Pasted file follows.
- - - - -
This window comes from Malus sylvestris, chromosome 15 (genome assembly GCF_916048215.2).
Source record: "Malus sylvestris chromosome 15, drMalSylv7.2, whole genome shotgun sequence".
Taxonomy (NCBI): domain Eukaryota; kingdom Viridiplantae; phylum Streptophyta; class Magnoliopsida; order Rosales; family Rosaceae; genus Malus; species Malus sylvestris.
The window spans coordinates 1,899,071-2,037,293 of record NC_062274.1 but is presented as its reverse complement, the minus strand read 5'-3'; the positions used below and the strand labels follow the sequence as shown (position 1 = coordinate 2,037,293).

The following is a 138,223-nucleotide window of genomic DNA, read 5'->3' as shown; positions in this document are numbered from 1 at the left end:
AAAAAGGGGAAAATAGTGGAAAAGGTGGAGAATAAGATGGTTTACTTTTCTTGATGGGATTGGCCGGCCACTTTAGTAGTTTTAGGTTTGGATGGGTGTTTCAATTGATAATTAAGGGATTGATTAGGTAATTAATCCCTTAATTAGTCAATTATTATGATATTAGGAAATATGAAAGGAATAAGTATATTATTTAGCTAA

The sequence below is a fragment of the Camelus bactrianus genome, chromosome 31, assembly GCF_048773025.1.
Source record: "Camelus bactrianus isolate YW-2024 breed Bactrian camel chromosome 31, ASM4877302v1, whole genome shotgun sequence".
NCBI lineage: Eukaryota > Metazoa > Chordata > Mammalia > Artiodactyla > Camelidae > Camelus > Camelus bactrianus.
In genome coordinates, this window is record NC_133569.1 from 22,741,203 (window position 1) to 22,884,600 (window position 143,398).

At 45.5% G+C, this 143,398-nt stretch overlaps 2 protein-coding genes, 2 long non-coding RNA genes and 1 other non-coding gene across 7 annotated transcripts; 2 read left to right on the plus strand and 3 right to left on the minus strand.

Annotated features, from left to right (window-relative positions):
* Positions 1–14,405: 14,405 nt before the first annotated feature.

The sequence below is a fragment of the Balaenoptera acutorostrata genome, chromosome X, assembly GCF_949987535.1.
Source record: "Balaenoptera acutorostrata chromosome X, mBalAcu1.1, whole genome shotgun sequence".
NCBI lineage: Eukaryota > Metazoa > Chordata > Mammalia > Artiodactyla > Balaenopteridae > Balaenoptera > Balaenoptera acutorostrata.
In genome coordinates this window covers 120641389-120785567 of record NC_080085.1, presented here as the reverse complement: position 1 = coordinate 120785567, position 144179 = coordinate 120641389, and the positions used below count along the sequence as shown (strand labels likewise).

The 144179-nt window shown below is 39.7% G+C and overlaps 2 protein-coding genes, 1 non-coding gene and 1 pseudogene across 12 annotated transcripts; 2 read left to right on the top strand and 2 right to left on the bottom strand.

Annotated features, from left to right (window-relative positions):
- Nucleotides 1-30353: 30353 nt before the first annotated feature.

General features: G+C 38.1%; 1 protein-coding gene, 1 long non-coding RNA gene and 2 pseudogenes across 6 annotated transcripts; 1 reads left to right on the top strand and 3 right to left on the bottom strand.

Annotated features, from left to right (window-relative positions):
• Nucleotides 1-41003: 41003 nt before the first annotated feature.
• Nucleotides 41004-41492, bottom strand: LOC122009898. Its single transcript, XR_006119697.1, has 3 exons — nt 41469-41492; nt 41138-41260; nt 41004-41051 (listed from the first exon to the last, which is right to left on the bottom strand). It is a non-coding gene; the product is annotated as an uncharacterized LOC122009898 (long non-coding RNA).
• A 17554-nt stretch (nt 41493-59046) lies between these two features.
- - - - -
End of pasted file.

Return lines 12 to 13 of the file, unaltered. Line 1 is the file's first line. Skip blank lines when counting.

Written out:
Annotated features, from left to right (window-relative positions):
* Positions 1–14,405: 14,405 nt before the first annotated feature.